Yayoi Kusama

Yayoi Kusama / Japan, b.1929 / Infinity nets 2000 / Synthetic polymer paint on canvas / The Kenneth and Yasuko Myer Collection of Contemporary Asian Art. Purchased 2001 with funds from The Myer Foundation, a project of the Sidney Myer Centenary Celebration 1899–99, through the Queensland Art Gallery Foundation / Collection: Queensland Art Gallery / © Yayoi Kusama, Yayoi Kusama Studio Inc.

Yayoi Kusama's painterly output is vast, propelled by a compulsive and therapeutic relationship to the activity of painting itself. Suffering from 'rijin'sho', or depersonalisation syndrome, Kusama's art triggers visual experiences that metaphorically communicate the hallucinations, or veil of dots, she has endured since she was a child. This vibrant iconography, often transposed as nets or auras, dominates her practice.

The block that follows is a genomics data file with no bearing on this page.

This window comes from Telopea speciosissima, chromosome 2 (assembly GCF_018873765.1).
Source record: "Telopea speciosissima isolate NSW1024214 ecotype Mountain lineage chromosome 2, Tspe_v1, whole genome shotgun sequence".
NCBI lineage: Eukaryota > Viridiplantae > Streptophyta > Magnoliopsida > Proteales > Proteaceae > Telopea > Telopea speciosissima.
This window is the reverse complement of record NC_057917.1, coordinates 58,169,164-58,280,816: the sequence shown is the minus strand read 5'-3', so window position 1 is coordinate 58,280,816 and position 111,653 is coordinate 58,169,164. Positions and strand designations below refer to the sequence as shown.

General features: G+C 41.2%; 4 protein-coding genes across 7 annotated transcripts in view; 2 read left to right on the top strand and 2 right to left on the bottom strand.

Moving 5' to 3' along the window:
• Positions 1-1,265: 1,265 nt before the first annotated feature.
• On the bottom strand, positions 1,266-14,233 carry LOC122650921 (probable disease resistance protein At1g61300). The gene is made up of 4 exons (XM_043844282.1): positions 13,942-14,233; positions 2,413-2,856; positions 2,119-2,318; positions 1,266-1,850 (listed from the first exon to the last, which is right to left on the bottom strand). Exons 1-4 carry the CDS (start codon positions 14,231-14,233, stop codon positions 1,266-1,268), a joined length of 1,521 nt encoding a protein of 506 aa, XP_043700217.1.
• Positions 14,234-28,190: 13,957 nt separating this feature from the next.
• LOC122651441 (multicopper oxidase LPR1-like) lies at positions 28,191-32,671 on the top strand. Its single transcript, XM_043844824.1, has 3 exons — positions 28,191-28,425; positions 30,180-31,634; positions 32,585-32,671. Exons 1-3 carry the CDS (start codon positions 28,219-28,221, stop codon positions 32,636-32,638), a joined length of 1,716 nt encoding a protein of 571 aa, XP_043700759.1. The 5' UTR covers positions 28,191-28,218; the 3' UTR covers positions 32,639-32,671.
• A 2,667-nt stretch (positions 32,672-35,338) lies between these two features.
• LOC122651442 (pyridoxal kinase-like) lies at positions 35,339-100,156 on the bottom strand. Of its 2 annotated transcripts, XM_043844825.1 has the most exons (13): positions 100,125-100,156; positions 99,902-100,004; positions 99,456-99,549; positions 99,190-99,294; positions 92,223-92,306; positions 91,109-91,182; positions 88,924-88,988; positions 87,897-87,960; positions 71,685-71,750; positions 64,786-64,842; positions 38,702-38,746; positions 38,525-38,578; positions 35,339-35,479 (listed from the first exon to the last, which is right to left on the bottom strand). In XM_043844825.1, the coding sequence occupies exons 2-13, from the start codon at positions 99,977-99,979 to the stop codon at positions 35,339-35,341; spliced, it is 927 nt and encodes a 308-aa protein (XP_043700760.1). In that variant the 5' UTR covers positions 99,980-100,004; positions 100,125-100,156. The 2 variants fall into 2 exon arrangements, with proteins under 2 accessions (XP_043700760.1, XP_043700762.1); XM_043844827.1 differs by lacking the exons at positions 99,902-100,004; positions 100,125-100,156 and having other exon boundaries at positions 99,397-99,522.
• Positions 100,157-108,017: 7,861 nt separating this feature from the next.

In Infinity nets the 'dots' emerge as spaces delineated by the painting of the net. Hues of white construct the net; the first layer of paint laid down uses shades of grey-white. Over this first ground Kusama applies paint in rhythmic waves that move across the surface. The artist's skilled control is seen in how she manipulates the viscosity of the paint during its application – varying its thickness and density – and in the infinitesimal variations she is able to achieve with the whiteness of the paint from a brilliant clear white to luminous shades of grey and cream – to ensure a surface that ripples and vibrates. 'Infinity' is given a form through repetition, emphasising Kusama's way of perceiving the world as a place of wonder and sensation.

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